Carpet Is Back—6 Trends That Prove the Flooring Material Is Better Than Ever Before
Warm and soft underfoot, the appeal of carpet is undeniable. However, the plush covering lost popularity to hardwoods, luxury vinyls, and other innovative floor coverings in the past couple of decades. But as comfort remains paramount amid a global pandemic, carpet is making a subtle comeback in key areas of the home. Providing a complement to existing flooring, carpet in updated styles and installations adds definition, durability, and comfort to living spaces. Here are the can't-miss carpet trends to watch for in the coming year.
1. Stunning Stair Runners
With options as varied as sophisticated tweeds, playful polka dots, saturated hues, and natural fibers, stair runners have won the hearts of homeowners, including more than 56,000 tags on Instagram. And it's not just because staircases are prime spots to add a little personality. "Aside from an exciting design aesthetic, stair and hall runners add an extra layer of safety on those slippery hardwoods," says Matt Lovetere, co-founder and CEO of The Carpet Workroom. "While people are spending more time at home than ever before, safety and practicality have become integral parts of a designer's approach."
2. Cozy Living Spaces
Carpet is definitely back in lounge areas, according to Heather Goerzen, design editor at Havenly. This includes family rooms, bedrooms, and any space where coziness and comfort is the primary goal. "Think playtime and Netflix nights," says Goerzen. "In these spaces, a cushioned touch underfoot feels not only warranted but welcomed."
In particular, Goerzen is seeing low-pile carpets with subtle textures. This contemporary style is soft without going shag, and the low profile is perfect for layering with an area rug that adds color and pattern to complement the space.
3. Open-Concept Dividers
Carpet tiles are popular for fast and bold visual updates, and now their transformative nature is being applied to open-concept homes. "Carpet tile is a great option for delineating different areas within larger spaces," says James Pope, general manager of FLOR. "One of the first uses that come to mind is using carpet tiles to create zones designating a work or school area within an open floor plan." Carpet tiles have the flexibility to both visually designate a workspace and ensure it meets the room's needed function, such as providing just enough flooring for a desk chair to roll adequately.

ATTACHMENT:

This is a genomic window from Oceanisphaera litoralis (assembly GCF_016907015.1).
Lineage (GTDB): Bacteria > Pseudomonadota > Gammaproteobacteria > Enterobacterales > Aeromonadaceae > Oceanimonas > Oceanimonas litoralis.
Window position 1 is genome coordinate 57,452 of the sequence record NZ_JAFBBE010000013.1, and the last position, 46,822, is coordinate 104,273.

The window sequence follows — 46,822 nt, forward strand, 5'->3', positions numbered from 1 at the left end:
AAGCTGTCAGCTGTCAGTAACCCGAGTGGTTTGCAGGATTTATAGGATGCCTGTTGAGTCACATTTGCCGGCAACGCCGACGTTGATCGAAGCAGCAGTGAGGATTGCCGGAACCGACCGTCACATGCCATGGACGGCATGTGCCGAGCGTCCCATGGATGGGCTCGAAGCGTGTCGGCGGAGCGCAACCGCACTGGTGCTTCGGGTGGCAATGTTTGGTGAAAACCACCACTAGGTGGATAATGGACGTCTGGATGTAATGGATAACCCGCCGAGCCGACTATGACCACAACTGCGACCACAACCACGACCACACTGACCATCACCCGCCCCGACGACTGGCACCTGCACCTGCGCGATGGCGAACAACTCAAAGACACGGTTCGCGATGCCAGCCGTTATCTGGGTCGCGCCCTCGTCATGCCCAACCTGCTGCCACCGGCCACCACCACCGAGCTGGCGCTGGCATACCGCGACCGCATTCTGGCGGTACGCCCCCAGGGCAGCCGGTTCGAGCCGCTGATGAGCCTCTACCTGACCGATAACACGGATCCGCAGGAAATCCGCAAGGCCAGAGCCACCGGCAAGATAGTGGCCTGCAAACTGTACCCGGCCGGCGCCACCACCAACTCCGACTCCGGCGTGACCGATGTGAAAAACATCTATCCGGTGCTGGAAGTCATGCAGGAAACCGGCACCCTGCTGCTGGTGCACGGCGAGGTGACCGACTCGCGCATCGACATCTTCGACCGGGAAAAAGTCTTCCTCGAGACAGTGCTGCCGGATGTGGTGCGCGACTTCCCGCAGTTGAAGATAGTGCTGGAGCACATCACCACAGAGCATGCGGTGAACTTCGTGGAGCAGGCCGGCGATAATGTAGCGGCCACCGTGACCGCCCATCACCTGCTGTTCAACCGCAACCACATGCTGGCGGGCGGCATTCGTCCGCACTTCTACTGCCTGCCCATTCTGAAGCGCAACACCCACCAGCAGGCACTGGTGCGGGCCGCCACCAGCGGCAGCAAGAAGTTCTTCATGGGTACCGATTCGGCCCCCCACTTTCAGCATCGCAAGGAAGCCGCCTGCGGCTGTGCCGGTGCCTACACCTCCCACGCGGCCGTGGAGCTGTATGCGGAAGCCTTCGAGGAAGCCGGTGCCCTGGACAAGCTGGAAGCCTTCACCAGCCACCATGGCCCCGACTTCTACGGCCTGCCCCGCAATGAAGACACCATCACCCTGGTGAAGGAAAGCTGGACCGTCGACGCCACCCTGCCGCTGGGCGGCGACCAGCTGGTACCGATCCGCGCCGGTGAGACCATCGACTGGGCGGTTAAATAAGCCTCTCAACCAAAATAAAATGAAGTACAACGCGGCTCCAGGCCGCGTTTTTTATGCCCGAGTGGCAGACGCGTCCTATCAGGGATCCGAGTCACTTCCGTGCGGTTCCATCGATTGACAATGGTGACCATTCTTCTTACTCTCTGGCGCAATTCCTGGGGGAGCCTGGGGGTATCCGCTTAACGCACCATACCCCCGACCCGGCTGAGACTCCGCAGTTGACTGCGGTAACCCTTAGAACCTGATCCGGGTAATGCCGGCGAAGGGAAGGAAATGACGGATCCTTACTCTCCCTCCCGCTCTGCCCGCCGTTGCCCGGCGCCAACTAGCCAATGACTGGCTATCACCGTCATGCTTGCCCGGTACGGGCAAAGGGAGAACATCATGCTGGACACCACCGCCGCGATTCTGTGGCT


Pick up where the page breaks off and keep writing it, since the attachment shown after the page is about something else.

4. Pet-Friendly Flooring
Pandemic puppies and COVID-19 kitties have a lot of pet owners looking for little ways to make their lives easier. "We are seeing a noticeable increase in interest and demand for home and decor products that can withstand the wear and tear of our pets," says Charlotte Gooding, division merchandise manager of soft flooring at The Home Depot.
Pets and carpet might seem like an unexpected pairing, but today's flooring materials are built to withstand messes. For example, The Home Depot has a line of carpets with pet-proof technology that is stain-resistant and durable while still providing the softness you expect. Homes without pets have also seen increased wear in the past year, and Gooding notes these carpets are great for families with children or simply high-traffic spaces, too.
5. Updated Wall-to-Wall Carpet
Lovetere notes another way carpet is finding a new fit in open-concept spaces. "Broadloom carpet has finally caught on by manufacturing oversized materials," he says. "These 15-foot and 16-foot widths allow us to make near room-sized rugs as an alternative to wall-to-wall carpeting." This design is called "cut-to-fit" because the carpet follows the contours of the space—curves and all—and stops before reaching the wall to reveal the flooring around the perimeter of the room. This installation lets both hard and soft flooring materials shine.